Smoking in adolescence: methods for health education and smoking cessation. A MIRNET study

J Fam Pract. 1990 Oct;31(4):369-74.


The purpose of this study was to explore smoking behaviors and attitudes among adolescents. A self-administered questionnaire was used to sample adolescents presenting for health care to physicians belonging to MIRNET, a network of family physicians collaborating on research across Michigan. The questionnaire was anonymous and was completed before the visit. Physicians or office nurses were asked to complete a brief face sheet on their patient's demographic information and smoking status, which was linked to the questionnaire through a code number. Twenty-seven percent of female patients and 16% of male patients were smoking and 57% had tried smoking. Knowledge regarding health risks of smoking was high, and the major reasons given for starting to smoke were curiosity and peer behavior. Current smokers reported greater alcohol and marijuana use and cited problems with stress and anxiety, peer behavior, boredom, and the influence of smoking parents and relatives as factors in continuing to smoke. Patients' suggestions for successful smoking cessation focused on peers, explicit messages through pictures, and medication.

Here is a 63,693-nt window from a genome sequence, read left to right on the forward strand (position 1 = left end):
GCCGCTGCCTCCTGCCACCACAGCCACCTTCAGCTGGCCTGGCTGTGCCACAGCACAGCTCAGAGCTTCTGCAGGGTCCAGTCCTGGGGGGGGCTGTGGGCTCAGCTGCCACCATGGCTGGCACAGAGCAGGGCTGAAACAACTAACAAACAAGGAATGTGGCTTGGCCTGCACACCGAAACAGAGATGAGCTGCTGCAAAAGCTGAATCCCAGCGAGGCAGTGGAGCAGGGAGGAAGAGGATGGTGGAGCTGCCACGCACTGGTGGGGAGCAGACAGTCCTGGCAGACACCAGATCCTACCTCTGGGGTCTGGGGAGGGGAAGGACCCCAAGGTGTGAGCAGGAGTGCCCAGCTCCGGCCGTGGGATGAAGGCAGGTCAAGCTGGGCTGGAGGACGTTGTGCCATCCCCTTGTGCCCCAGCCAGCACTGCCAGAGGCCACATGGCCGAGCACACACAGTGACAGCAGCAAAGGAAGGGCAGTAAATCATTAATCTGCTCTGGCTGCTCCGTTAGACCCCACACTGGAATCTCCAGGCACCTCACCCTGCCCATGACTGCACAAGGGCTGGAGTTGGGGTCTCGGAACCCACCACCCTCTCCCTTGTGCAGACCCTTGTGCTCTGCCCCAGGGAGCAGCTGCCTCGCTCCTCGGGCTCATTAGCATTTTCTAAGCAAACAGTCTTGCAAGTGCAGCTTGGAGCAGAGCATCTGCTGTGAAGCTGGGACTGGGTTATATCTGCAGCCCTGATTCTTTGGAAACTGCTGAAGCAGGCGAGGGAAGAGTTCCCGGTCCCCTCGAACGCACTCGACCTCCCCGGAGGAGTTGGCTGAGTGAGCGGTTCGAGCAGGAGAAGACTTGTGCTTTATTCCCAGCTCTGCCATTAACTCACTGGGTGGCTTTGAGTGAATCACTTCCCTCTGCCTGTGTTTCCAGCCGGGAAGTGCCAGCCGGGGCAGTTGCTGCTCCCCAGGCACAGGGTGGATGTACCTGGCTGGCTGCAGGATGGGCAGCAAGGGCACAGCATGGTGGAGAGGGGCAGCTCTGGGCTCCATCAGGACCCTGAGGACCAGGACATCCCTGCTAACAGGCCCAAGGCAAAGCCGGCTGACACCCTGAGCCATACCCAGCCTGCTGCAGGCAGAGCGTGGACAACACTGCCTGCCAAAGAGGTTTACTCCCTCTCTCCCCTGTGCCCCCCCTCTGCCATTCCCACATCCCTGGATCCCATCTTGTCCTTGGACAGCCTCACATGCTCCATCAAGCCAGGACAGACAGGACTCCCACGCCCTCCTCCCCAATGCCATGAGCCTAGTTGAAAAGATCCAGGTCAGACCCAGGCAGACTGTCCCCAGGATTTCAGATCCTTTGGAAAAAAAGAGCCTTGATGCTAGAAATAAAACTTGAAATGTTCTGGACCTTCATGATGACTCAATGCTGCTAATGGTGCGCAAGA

MeSH terms

  • Adolescent
  • Female
  • Health Education / methods*
  • Health Knowledge, Attitudes, Practice*
  • Humans
  • Male
  • Michigan / epidemiology
  • Psychology, Adolescent*
  • Smoking / epidemiology
  • Smoking / psychology*
  • Smoking Prevention